• Posts: 8
  • Helpful? 0
Re: Robotic Braking- Quick Stopping Inquiry
« Reply #3 on: August 12, 2008, 02:36:59 PM »
Hmmm...

The first design using omniwheels would work- however, is there a way to implement that design onto larger, non-omniwheel type designs?  And how exactly would the servo mounted cam be moved in the first place?


As for the connection of motor terminals- wouldn't that also strain the gearing system?  Since the motor itself is geared down, and the motor now is locked in place- then the gears would have to deal with extreme amounts of tension/torsion.  Wouldn't this cause extensive wear? 

Offline Iron Man

  • Full Member
  • ***
  • Posts: 74
  • Helpful? 0
Re: Robotic Braking- Quick Stopping Inquiry
« Reply #4 on: August 12, 2008, 04:05:18 PM »
No expert on the subject.

but from experience we used motor breaking on a 130lb robot that got about up to 8-10fps and it was geared down.

we also did similiar in an arm that lifted a 10lb ball from the end of a 6 foot arm. which was also geared down using a planetary system

We didn't see failure in either situation. However the robot only had about 2 weeks of heavy competition, lots of robot to robot contact, but idk how they would have stood up over long duration day to day use.

The motor breaks are definetly a strong choice, even for a geared system.   imho.

just make sure your chain is tight if you're using chain. 

Offline kam427Topic starter

  • Jr. Member
  • **
  • Posts: 8
  • Helpful? 0
Re: Robotic Braking- Quick Stopping Inquiry
« Reply #5 on: August 12, 2008, 04:37:34 PM »
Theoretically then, if motor breaking was used- which particular gears should be used?  (to gear the system down)
« Last Edit: August 12, 2008, 08:20:36 PM by kam427 »

Offline ArcMan

  • Supreme Robot
  • *****
  • Posts: 519
  • Helpful? 4
  • Mmmm... Plasma
Re: Robotic Braking- Quick Stopping Inquiry
« Reply #6 on: August 13, 2008, 08:50:23 AM »
Like Iron Man said, motor braking is very effective.  I plan to use it on my 100 lb. lawnmower robot.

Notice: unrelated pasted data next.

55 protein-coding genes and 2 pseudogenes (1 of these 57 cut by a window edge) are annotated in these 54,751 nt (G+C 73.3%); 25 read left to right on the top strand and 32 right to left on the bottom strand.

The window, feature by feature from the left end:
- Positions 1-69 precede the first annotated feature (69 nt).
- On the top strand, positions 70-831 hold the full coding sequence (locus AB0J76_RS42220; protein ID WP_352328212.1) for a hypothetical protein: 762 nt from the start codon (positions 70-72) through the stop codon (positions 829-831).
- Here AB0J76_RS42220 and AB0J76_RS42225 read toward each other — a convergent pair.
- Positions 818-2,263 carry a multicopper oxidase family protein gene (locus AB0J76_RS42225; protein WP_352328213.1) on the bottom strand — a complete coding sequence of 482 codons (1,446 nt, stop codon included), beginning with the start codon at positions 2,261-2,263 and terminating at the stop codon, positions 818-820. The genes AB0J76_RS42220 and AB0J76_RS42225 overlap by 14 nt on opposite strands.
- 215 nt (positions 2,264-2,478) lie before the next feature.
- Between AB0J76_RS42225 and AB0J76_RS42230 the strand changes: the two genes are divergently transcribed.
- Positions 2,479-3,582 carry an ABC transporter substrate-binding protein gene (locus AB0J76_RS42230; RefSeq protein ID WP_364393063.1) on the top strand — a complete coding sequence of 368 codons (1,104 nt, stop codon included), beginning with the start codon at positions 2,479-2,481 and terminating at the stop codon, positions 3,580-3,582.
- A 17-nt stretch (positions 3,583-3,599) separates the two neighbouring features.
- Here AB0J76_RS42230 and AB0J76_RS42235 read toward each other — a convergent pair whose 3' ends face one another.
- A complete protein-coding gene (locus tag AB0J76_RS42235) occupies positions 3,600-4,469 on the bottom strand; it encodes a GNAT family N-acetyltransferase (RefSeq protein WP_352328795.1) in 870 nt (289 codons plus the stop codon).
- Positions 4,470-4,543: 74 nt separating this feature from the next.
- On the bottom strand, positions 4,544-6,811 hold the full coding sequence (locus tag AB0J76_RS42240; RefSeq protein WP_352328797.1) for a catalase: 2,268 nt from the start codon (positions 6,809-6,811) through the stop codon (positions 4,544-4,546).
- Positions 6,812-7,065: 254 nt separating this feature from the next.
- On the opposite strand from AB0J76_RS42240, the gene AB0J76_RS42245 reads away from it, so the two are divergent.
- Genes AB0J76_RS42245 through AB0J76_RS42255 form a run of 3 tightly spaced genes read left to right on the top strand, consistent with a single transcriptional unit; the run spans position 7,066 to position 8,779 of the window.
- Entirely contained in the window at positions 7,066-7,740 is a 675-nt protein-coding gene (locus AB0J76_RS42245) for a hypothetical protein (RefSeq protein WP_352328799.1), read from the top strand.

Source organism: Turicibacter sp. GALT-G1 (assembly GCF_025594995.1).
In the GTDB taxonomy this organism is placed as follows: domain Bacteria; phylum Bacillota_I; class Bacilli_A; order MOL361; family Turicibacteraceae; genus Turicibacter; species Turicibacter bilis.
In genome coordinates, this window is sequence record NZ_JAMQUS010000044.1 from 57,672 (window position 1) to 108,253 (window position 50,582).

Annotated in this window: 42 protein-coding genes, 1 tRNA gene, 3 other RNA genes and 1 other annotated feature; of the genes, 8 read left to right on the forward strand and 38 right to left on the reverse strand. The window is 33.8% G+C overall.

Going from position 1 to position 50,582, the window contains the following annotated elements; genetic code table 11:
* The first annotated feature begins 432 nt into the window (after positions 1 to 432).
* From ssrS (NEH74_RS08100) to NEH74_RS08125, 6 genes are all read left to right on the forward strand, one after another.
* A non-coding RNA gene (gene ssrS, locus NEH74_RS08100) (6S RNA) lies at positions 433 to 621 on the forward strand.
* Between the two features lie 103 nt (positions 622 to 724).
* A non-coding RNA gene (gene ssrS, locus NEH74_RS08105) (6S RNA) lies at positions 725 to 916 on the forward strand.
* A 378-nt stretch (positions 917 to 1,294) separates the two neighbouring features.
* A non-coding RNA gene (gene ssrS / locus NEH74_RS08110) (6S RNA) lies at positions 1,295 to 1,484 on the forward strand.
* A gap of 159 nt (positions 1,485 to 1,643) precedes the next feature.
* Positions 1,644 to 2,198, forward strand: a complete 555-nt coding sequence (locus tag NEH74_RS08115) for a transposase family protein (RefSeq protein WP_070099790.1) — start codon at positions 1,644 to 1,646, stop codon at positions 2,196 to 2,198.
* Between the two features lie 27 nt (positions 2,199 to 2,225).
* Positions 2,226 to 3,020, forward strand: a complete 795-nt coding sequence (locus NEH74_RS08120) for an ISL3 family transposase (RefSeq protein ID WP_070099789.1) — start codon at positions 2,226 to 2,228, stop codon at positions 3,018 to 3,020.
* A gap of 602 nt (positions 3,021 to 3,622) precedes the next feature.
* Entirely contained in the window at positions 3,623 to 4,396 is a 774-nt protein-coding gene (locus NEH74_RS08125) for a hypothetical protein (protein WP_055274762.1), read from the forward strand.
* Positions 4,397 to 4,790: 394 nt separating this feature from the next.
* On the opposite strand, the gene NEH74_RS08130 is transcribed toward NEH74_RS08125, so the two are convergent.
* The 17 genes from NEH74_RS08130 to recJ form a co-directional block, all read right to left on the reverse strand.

Note that a worm gearbox is the most effective at holding a stationary position.  It is virtually impossible for the wheels to spin the motor when connected through a worm gearbox.  These gearboxes are very common - windshield wiper motors, power window motors, wheelchair motors.

Offline kam427Topic starter

  • Jr. Member
  • **
  • Posts: 8
  • Helpful? 0
Re: Robotic Braking- Quick Stopping Inquiry
« Reply #7 on: August 13, 2008, 09:14:37 AM »
Thank you so very much for your assistance... It's greatly appreciated... xD

Offline Admin

  • Administrator
  • Supreme Robot
  • *****
  • Posts: 11,632
  • Helpful? 169
    • Society of Robots
Re: Robotic Braking- Quick Stopping Inquiry
« Reply #8 on: August 15, 2008, 06:53:34 AM »
There are motor drivers that electrically break motors, basically by shorting them.

Another possible option would be to put a PID control loop (using encoders) that will suddenly reverse motor current to break the motor.

As for mechanical breaking, why not imitate automobile breaking systems?

And how reactive/accurate does your breaking need to be? Whats the weight of your robot?

Offline kam427Topic starter

  • Jr. Member
  • **
  • Posts: 8
  • Helpful? 0
Re: Robotic Braking- Quick Stopping Inquiry
« Reply #9 on: August 15, 2008, 06:56:34 AM »
Imitating automobile brakes was attempted at first, but creating the hydraulic disc brake system posed a challenge at first.  The braking needs to be VERY accurate- stopping the robot within 1-2 feet, since it will be navigating amongst humans in classrooms, etc.  And as stated before, it weighs about 30 pounds.  xD

 


Get Your Ad Here